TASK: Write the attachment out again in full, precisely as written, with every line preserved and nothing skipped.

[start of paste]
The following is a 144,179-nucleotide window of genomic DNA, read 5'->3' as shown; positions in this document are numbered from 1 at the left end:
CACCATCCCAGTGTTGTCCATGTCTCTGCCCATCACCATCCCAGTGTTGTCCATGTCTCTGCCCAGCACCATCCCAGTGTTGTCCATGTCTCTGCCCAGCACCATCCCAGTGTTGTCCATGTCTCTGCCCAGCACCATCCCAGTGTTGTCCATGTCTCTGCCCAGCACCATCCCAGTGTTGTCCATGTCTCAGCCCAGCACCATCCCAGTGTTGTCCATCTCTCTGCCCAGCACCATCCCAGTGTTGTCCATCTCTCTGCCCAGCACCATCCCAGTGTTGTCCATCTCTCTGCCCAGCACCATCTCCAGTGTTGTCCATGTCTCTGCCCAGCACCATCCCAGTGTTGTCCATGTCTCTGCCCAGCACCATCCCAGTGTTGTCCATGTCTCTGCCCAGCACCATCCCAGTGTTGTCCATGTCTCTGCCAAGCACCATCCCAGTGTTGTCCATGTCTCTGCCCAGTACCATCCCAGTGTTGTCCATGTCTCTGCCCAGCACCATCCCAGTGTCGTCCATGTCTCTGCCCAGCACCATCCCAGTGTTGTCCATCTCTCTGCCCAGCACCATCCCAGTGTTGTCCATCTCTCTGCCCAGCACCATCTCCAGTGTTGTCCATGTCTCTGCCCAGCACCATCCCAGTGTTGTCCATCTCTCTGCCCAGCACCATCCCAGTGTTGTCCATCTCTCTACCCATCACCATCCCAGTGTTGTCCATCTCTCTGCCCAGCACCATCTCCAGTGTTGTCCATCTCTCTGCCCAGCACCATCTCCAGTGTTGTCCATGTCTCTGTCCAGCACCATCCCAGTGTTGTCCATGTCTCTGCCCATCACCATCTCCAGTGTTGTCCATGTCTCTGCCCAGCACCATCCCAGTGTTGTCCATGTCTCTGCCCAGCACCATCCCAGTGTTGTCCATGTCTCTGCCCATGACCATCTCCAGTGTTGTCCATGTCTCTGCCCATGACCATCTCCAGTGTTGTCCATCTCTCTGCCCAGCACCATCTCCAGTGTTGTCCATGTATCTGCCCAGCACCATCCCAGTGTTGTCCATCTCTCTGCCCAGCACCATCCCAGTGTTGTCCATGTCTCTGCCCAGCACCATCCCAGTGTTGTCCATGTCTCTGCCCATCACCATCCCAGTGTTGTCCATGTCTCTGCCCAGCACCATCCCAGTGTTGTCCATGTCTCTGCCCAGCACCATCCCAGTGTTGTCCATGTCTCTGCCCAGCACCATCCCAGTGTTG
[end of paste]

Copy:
The following is a 144,179-nucleotide window of genomic DNA, read 5'->3' as shown; positions in this document are numbered from 1 at the left end:
CACCATCCCAGTGTTGTCCATGTCTCTGCCCATCACCATCCCAGTGTTGTCCATGTCTCTGCCCAGCACCATCCCAGTGTTGTCCATGTCTCTGCCCAGCACCATCCCAGTGTTGTCCATGTCTCTGCCCAGCACCATCCCAGTGTTGTCCATGTCTCTGCCCAGCACCATCCCAGTGTTGTCCATGTCTCAGCCCAGCACCATCCCAGTGTTGTCCATCTCTCTGCCCAGCACCATCCCAGTGTTGTCCATCTCTCTGCCCAGCACCATCCCAGTGTTGTCCATCTCTCTGCCCAGCACCATCTCCAGTGTTGTCCATGTCTCTGCCCAGCACCATCCCAGTGTTGTCCATGTCTCTGCCCAGCACCATCCCAGTGTTGTCCATGTCTCTGCCCAGCACCATCCCAGTGTTGTCCATGTCTCTGCCAAGCACCATCCCAGTGTTGTCCATGTCTCTGCCCAGTACCATCCCAGTGTTGTCCATGTCTCTGCCCAGCACCATCCCAGTGTCGTCCATGTCTCTGCCCAGCACCATCCCAGTGTTGTCCATCTCTCTGCCCAGCACCATCCCAGTGTTGTCCATCTCTCTGCCCAGCACCATCTCCAGTGTTGTCCATGTCTCTGCCCAGCACCATCCCAGTGTTGTCCATCTCTCTGCCCAGCACCATCCCAGTGTTGTCCATCTCTCTACCCATCACCATCCCAGTGTTGTCCATCTCTCTGCCCAGCACCATCTCCAGTGTTGTCCATCTCTCTGCCCAGCACCATCTCCAGTGTTGTCCATGTCTCTGTCCAGCACCATCCCAGTGTTGTCCATGTCTCTGCCCATCACCATCTCCAGTGTTGTCCATGTCTCTGCCCAGCACCATCCCAGTGTTGTCCATGTCTCTGCCCAGCACCATCCCAGTGTTGTCCATGTCTCTGCCCATGACCATCTCCAGTGTTGTCCATGTCTCTGCCCATGACCATCTCCAGTGTTGTCCATCTCTCTGCCCAGCACCATCTCCAGTGTTGTCCATGTATCTGCCCAGCACCATCCCAGTGTTGTCCATCTCTCTGCCCAGCACCATCCCAGTGTTGTCCATGTCTCTGCCCAGCACCATCCCAGTGTTGTCCATGTCTCTGCCCATCACCATCCCAGTGTTGTCCATGTCTCTGCCCAGCACCATCCCAGTGTTGTCCATGTCTCTGCCCAGCACCATCCCAGTGTTGTCCATGTCTCTGCCCAGCACCATCCCAGTGTTG